6 Intriguing Long-Shots at the 2016 U.S. Open

Angel Cabrera is a two-time major champion, with wins at the U.S. Open in 2007 and the Masters in 2009. Credit: AFP

Oakmont, which had a +5 winner in its last U.S. Open will almost definitely again be the weekend’s true winner. The trophy will go to its best survivor.

There are many worthy challengers: the entire Top 50 in the Official World Golf Rankings will be there, and several of them have stared down courses comparable to Oakmont, in fields nearly as strong. The winning golfer will likely be someone highly ranked with a tough mental game, and major championship experience. One of the great things about the U.S. Open, though, isn’t just its talent at the top of the field, but the stories that come from the bottom.

Each year, club pros, amateurs, and moderately-to-lesser regarded professionals earn the opportunity to see how they compare to the elites, on an elite course. These guys are long-shots, but if you pick the right ones, the payoff is enormous.

The following is a list of a few long-odds players who may provide a sneaky good bet. We are not suggesting you take out a second mortgage to bet on these guys, but if you are a gambling daredevil (or are looking for some potential steals for your U.S. Open pool), and have a small amount of disposable income to burn, these guys might be worth a look.

1. Kyung-Tae Kim

Current odds: 250/1
K.T. Kim does not just play on the Japan Tour, he basically IS the Japan Tour. A look at the season money leaders in Japan, shows that it is the 29-year-old Korean, Kim, and then everyone else. Yuta Ikeda is their only golfer who would catch Kim if he were to suddenly double his 2016 earnings, and that would not be by much. His dominance in Asia is a big part of the reason why he is the #39 ranked golfer in the OWGR. He’s not a newcomer on the big stage either, as he turned pro a decade ago, and has played in 11 major championships.

All that being said, there is a reason his odds are so long. Although he is undoubtedly gifted, the significantly lower level of talent on the Japan Tour makes it difficult to tell how good Kim really is. While he has major championship experience, his best major finish was a T30 at the 2011 U.S. Open. However, he has been winning a lot lately, which should have him brimming with confidence when he takes the first tee at Oakmont.

2. Matteo Manassero

Current odds: 500/1

Manassero has been playing terribly this year, there is no way to sugarcoat it. He is ranked 786th in the world for a reason. He has made only five cuts in 13 tournaments this season, which sadly, is a big improvement from the 6 cuts he made in 22 events last season.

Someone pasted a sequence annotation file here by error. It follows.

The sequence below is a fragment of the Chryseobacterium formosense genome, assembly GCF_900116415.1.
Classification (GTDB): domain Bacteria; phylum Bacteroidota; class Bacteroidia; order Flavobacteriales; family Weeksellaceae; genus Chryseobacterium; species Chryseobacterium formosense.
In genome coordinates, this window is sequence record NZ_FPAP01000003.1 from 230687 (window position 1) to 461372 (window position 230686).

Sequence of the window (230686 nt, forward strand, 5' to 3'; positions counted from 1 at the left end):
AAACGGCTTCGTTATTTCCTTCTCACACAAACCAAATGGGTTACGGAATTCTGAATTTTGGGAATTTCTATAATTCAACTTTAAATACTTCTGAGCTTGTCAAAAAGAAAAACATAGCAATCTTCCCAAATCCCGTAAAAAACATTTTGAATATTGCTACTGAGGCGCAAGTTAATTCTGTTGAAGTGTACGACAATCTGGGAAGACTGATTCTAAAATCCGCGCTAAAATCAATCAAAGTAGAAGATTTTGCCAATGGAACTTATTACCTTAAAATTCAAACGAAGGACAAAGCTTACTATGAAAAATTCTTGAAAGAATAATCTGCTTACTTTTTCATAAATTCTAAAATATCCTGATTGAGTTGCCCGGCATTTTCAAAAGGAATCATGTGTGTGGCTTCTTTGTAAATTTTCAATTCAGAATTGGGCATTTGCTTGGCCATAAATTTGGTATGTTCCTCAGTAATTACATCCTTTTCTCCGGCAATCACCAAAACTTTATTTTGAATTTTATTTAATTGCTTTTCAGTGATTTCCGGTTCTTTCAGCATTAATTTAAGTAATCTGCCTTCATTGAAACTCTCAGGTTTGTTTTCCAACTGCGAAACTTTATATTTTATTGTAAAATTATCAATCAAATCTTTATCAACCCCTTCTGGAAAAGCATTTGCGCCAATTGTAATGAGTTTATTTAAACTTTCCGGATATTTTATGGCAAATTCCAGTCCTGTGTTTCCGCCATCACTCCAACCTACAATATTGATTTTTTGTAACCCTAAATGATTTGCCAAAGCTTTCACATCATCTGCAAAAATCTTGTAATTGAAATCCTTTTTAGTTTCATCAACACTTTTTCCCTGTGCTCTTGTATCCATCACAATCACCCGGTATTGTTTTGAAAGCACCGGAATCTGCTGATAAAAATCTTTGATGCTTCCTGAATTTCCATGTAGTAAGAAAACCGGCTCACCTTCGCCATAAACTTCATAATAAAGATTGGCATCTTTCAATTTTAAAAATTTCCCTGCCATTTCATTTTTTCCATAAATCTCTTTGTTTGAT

Still, Manassero was once considered Europe’s brightest young star, as he made the cut at the Masters at 16, won his first European Tour event at 17, and won three times before turning 20. He even got as high as #26 in the world rankings. Despite his disastrous past few seasons, he is still only 23-years-old, and has played better as of late: he finished T12 at his last event (the Nordea Masters) and has three top-25s in his last six tournaments. He also did well enough in sectional qualifying to get into the U.S. Open. The signs are there that his mental game is coming back around.

At his best, Manassero was a short hitter, but one of the most technically-sound players in the world. He lost his game when he became obsessed with getting longer. Oakmont is many things, but it is not a long course, and if the formerly precocious Italian plays his game, rather than trying to be Rory McIlroy, 500/1 odds will feel like a steal.

3. Tim Wilkinson

Current odds: 500/1

New Zealand’s Tim Wilkinson, the world’s 360th ranked golfer, currently has the following stats in relation to the PGA Tour:

Par 3 scoring: 6th
Par 4 scoring: 5th
Par 5 scoring: 163rd

Guess what Oakmont only has two of? Par 5s. In addition, Wilkinson is ranked 5th on Tour in scrambling, which is a critical part of the game at a course where the rough is as diabolical as anything these players have seen. His 2016 results aren’t especially impressive, but he has made 11 of 14 cuts, and does have two top 15s in his past four events. This will be Wilkinson’s first career major, and expecting him to be the next Ben Curtis or Keegan Bradley is probably a huge stretch, but at 500/1 odds? If you believe strongly in analytics, Wilkinson could pay off big.

4. Cameron Smith

Current Odds: 300/1

Cameron Smith, the 22-year-old Aussie, has not played on the PGA Tour long, but has shown a penchant for the biggest events. He burst onto the U.S. Open scene at Chambers Bay last year (his first major), finishing T4 after finishing both his weekend rounds under par. An impressive tap-in eagle on the 72nd hole was one of the highlights of the entire tournament. He then posted a respectable T25 at the 2015 PGA Championship, and more recently, played three good rounds at The Masters, where while he finished +15, +10 of that was in one round. Was that one poor round a fluke? If you think it was, 300/1 odds have to be very attractive.

5. Angel Cabrera

Current Odds: 250/1

Including Cabrera feels like cheating, but in what other sport can you get 250/1 odds on a defending champion?

6. Aaron Wise

Current Odds: 500/1

The 19-year-old American seems to do nothing but win. The University of Oregon sophomore took first place at the NCAA Championships, and played an integral role in the Ducks taking the team competition. He followed up those championships by shooting a 9-under at the Vancouver (WA) sectional qualifying. The U.S. Open will be Wise’s professional debut. He is a long-shot among long-shots, but he has been a huge success at every level so far.


Please enter your name here